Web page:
Krzyzanowska has been working on European policy for seventeen years. She served as deputy minister, was member of the team negotiating the terms for Polish EU-accession in 2004 and has been Counsellor General for European affairs at the ministry ever since. We sit down at a big wooden desk deep within the thick walls of the ministry in the centre of Polish capital. Despite reservations on unequal payments, Poland does consider voting in favour of the proposals currently on the table, the Counsellor General stresses: “We would like to support this proposal, but do want change on some issues. What is difficult for us is the cuts. I realize Europe has to deal with Brexit, a migration crisis and climate change. But funds like this reflect the priorities for European society and cuts this big are disproportional.”
Voting but not talking
Despite the financial issues of the EU, CAP does still represent a whopping 38 percent of the total EU-budget. The main novelties in the proposals are the (somewhat surprising) idea of the Commission to let national governments draw up their own strategic plans on agricultural investments, the maximization of subsidies at farm level, an even bigger focus on the environment, but less money for rural development.
On May 30, 2018 the European Parliament also had its say on the agricultural policy proposed by the European Commission. After a vote the parliament drew up a resolution supporting the new CAP. The Parliament ‘welcomes the intention to simplify and modernise the CAP for the economic benefit of farmers’, but emphasises that overriding priorities must remain with ‘the integrity of the single market and a truly common policy’ to support ‘sustainable agriculture, and ensures safe, high-quality and varied food, employment and development in rural areas.’
Of the 680 representatives present during the vote in Strasbourg, 468 were in favour of the resolution. But almost all of the parliamentarians of the ruling Polish PiS-party abstained from voting. Beata Gosiewska is the only Polish representative even voting against. During a phone conversation her assistant tells me Gosiewska is too busy to comment on the vote. None of the other PiS-members bother to react to inquiries at all.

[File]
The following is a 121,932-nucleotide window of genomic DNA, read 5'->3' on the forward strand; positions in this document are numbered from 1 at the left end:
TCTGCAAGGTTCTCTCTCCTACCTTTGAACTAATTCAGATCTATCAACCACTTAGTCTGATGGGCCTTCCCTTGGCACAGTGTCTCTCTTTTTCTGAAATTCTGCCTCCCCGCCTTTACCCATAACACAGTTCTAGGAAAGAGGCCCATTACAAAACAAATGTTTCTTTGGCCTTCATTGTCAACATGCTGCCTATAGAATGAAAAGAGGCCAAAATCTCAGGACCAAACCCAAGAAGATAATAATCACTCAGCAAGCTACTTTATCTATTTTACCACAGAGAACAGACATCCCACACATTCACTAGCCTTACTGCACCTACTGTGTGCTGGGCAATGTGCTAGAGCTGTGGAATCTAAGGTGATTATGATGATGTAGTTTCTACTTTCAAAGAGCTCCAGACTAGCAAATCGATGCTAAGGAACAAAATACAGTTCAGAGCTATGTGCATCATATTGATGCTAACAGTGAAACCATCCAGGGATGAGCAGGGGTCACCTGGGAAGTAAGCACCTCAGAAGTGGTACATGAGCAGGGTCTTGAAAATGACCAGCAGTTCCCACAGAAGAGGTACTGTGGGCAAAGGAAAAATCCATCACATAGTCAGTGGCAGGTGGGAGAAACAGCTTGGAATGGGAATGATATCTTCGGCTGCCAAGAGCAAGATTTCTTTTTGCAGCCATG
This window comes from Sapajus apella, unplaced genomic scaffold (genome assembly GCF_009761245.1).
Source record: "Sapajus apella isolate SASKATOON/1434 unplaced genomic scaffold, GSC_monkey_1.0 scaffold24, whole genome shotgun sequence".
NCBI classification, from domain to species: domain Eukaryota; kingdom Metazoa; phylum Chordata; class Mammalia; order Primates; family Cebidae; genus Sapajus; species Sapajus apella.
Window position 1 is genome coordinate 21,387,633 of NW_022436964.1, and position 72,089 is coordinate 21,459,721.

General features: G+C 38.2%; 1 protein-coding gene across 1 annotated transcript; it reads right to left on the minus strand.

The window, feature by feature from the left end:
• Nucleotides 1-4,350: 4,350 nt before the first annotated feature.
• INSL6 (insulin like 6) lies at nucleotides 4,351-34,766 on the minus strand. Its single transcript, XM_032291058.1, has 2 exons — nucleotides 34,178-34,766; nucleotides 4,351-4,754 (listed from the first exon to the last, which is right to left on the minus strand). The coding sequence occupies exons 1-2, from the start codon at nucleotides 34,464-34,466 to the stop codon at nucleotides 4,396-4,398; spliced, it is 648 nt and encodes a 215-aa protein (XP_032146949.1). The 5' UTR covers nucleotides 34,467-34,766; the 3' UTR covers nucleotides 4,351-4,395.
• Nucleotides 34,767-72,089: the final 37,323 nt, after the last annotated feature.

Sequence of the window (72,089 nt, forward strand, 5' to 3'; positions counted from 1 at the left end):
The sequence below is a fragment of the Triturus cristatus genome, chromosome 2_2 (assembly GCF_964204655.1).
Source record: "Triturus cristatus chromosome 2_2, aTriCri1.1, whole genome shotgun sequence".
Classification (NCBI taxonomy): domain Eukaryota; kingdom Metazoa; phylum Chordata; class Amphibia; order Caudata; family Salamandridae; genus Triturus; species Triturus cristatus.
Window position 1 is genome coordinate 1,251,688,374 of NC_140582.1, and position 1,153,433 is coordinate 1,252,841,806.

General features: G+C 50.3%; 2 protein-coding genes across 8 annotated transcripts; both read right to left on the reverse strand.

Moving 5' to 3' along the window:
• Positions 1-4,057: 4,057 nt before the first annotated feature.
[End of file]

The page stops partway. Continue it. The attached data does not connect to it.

Czeslaw Siekierski is a member of the traditional Polish farmers’ party Polskie Stronnictwo Ludowe (PSL) and currently chairs the parliamentary Committee on Agriculture and Rural Development in Brussels. “I do not represent the same political opinion as the ones currently in power in Poland,” he comments carefully. “The support of Polish citizens for the EU is very high. The government often attempts to evoke anti-EU sentiments under the guise of national identity. This does not serve the well-being of a united Europe.”
Siekierski grew up in the small town of Stopnica in central Poland. He has been a member of the European Parliament since Polish EU-accession in 2004. “My party in general highly praises the functioning of CAP, which has brought measurable benefits to Polish farmers,” he explains. “We have achieved food security and a significant surplus of food exports. But we are still at the beginning of the road as far as the modernization of Polish agriculture goes.”